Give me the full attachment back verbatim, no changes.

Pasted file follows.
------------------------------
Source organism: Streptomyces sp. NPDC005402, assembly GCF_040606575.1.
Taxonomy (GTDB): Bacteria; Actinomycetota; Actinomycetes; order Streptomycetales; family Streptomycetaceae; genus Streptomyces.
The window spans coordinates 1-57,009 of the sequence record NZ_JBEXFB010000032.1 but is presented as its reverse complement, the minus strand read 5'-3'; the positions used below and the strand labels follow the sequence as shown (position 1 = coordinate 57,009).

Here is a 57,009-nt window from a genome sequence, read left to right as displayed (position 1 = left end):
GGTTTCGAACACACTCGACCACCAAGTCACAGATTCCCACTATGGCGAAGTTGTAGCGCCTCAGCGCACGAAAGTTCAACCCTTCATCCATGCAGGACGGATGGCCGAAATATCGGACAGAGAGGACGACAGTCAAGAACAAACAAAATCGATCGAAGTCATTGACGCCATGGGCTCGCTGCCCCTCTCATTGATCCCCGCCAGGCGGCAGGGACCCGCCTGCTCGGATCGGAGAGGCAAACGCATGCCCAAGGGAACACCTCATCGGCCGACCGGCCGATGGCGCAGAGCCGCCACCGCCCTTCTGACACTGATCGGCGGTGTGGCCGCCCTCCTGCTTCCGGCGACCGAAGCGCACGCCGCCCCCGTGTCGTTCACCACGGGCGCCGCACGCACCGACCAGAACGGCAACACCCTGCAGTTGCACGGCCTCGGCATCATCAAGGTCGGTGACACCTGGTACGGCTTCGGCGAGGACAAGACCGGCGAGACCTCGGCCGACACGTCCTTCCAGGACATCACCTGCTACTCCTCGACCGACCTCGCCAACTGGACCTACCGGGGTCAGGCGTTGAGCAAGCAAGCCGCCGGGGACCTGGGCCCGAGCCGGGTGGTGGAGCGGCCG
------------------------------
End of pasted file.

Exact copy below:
Source organism: Streptomyces sp. NPDC005402, assembly GCF_040606575.1.
Taxonomy (GTDB): Bacteria; Actinomycetota; Actinomycetes; order Streptomycetales; family Streptomycetaceae; genus Streptomyces.
The window spans coordinates 1-57,009 of the sequence record NZ_JBEXFB010000032.1 but is presented as its reverse complement, the minus strand read 5'-3'; the positions used below and the strand labels follow the sequence as shown (position 1 = coordinate 57,009).

Here is a 57,009-nt window from a genome sequence, read left to right as displayed (position 1 = left end):
GGTTTCGAACACACTCGACCACCAAGTCACAGATTCCCACTATGGCGAAGTTGTAGCGCCTCAGCGCACGAAAGTTCAACCCTTCATCCATGCAGGACGGATGGCCGAAATATCGGACAGAGAGGACGACAGTCAAGAACAAACAAAATCGATCGAAGTCATTGACGCCATGGGCTCGCTGCCCCTCTCATTGATCCCCGCCAGGCGGCAGGGACCCGCCTGCTCGGATCGGAGAGGCAAACGCATGCCCAAGGGAACACCTCATCGGCCGACCGGCCGATGGCGCAGAGCCGCCACCGCCCTTCTGACACTGATCGGCGGTGTGGCCGCCCTCCTGCTTCCGGCGACCGAAGCGCACGCCGCCCCCGTGTCGTTCACCACGGGCGCCGCACGCACCGACCAGAACGGCAACACCCTGCAGTTGCACGGCCTCGGCATCATCAAGGTCGGTGACACCTGGTACGGCTTCGGCGAGGACAAGACCGGCGAGACCTCGGCCGACACGTCCTTCCAGGACATCACCTGCTACTCCTCGACCGACCTCGCCAACTGGACCTACCGGGGTCAGGCGTTGAGCAAGCAAGCCGCCGGGGACCTGGGCCCGAGCCGGGTGGTGGAGCGGCCG